A Democratic lawmaker has blasted President Donald Trump for his suggestion that the government should shut down in the fall.
Democratic Rep. Eric Swalwell of California responded to Trump's call for a shutdown by suggesting that the president should be impeached.
On May 2, Trump took to social media to assert that the bipartisan spending package that had recently gone through negotiations in Congress would not have required concessions to Democrats if the Senate dismantled the legislative filibuster, The New York Times reports.
"The reason for the plan negotiated between the Republicans and Democrats is that we need 60 votes in the Senate which are not there!" Trump tweeted out.
With the filibuster in place, any major legislative in the Senate requires 60 votes to pass. The GOP currently only has 52 seats in the chamber, which means that any spending package would require Democrats' cooperation. If the rule was done away with, the Republicans could pass legislation with a simple majority.
Trump suggested that if there were not enough GOP lawmakers in the Senate to overcome a legislative filibuster, then the party leadership should remove the rule. The president then asserted that it would be better for the government to shut down in September, when Congress must pass another spending bill, than for GOP lawmakers to compromise with Democrats.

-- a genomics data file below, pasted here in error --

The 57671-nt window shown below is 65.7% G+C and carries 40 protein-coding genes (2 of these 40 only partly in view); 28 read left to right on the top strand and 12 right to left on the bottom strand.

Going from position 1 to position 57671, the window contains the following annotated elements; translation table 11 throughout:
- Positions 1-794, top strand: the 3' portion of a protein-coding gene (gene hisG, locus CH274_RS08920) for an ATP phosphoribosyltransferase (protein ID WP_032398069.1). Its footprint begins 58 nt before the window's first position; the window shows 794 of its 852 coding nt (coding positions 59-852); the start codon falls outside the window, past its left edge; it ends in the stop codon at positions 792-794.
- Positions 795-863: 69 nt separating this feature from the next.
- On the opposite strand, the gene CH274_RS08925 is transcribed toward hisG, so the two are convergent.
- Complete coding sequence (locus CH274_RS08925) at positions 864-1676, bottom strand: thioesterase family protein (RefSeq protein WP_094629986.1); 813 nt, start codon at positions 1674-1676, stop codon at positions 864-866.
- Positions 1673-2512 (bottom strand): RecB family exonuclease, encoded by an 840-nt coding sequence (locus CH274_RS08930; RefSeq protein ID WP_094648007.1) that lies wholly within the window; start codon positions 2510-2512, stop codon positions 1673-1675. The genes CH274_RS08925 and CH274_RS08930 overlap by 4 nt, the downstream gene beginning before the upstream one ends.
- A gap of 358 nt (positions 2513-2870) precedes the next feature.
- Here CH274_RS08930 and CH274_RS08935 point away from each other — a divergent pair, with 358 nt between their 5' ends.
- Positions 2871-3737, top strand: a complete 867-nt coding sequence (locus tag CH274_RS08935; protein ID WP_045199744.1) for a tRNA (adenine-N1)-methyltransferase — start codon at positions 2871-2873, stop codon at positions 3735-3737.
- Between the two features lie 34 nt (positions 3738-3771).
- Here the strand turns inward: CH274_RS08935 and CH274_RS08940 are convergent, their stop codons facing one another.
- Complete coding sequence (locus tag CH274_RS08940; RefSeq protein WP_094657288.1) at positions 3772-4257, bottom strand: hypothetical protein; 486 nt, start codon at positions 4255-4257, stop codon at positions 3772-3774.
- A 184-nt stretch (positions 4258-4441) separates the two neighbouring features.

"We either elect more Republican Senators in 2018 or change the rules now to 51 percent," Trump tweeted out. "Our country needs a good 'shutdown' in September to fix mess!"
Swalwell promptly replied to the president on social media.
"Nope," Swalwell tweeted out. "Our country needs a White House shutdown. Working on it."
A junior member of the House Intelligence Committee, Swalwell has been among the most vocal critics of the Trump campaign's alleged ties to Russia. The California lawmaker has repeatedly called for the probe to be headed by an independent commission instead of Congress, The Hill reports.
Swalwell's tweet appears to be an assertion that he and his colleagues are working to either impeach Trump or simply block his administration's agenda.
On April 30, Democrats and Republicans reached an agreement on a spending package for the 2017 fiscal year. Congress must vote to pass the spending package by May 5 to avoid a government shutdown. The spending bill will fund the federal government through Sept. 30, when Congress must again vote on another budget or face a shutdown, according to CNBC.
Senate Majority Leader Mitch McConnell has already dismissed Trump's call for the end of the legislative filibuster.
"That will not happen," McConnell said during a press conference. "There is an overwhelming majority on a bipartisan basis not interested in changing the way the Senate operates on the legislative calendar."